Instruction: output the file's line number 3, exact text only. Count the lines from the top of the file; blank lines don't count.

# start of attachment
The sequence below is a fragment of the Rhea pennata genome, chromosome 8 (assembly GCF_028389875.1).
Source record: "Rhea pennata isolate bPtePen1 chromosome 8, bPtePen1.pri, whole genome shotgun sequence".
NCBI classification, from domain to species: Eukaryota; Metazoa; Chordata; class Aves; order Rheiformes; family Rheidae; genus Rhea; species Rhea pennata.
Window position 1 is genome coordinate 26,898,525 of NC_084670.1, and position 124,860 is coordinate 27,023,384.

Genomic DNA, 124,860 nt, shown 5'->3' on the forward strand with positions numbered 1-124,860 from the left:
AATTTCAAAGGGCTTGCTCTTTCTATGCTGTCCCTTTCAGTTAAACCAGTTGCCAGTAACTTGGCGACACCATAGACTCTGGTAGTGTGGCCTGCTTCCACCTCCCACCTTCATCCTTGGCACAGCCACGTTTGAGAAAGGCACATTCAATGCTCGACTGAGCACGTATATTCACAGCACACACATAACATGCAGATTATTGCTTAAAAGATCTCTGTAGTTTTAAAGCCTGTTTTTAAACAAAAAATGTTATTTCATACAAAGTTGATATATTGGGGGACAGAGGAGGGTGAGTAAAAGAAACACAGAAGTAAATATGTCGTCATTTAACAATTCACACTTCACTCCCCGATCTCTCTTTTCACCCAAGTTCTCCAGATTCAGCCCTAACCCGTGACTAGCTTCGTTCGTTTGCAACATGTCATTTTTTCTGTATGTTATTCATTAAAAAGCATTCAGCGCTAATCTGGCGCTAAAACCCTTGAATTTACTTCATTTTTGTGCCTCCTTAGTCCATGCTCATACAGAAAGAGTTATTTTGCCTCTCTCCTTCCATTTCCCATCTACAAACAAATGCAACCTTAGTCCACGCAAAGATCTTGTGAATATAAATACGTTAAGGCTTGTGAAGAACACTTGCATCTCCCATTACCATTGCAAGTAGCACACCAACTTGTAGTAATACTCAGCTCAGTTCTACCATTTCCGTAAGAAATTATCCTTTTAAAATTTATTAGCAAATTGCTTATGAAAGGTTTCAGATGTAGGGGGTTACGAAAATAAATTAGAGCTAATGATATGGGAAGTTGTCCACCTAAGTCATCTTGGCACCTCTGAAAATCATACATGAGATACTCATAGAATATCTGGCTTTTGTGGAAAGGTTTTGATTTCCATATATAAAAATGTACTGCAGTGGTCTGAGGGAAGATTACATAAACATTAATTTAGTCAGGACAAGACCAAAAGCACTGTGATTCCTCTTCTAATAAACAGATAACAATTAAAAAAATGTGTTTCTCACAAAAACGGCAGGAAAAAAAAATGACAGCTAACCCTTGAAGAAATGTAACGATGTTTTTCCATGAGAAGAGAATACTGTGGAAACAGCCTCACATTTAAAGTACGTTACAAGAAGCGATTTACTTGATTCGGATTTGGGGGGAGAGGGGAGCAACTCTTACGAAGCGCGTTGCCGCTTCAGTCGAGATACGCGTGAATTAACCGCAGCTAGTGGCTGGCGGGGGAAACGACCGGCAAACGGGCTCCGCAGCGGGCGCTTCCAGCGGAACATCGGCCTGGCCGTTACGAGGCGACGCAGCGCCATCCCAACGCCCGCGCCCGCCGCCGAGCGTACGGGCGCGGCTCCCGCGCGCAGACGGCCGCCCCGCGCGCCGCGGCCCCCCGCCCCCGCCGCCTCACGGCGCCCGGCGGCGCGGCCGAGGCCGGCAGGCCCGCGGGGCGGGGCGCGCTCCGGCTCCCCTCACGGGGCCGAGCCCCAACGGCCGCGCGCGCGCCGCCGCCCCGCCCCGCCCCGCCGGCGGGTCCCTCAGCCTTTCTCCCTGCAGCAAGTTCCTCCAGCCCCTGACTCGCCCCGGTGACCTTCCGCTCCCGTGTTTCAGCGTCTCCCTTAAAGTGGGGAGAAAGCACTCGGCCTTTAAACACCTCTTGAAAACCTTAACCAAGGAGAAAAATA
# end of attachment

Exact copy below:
NCBI classification, from domain to species: Eukaryota; Metazoa; Chordata; class Aves; order Rheiformes; family Rheidae; genus Rhea; species Rhea pennata.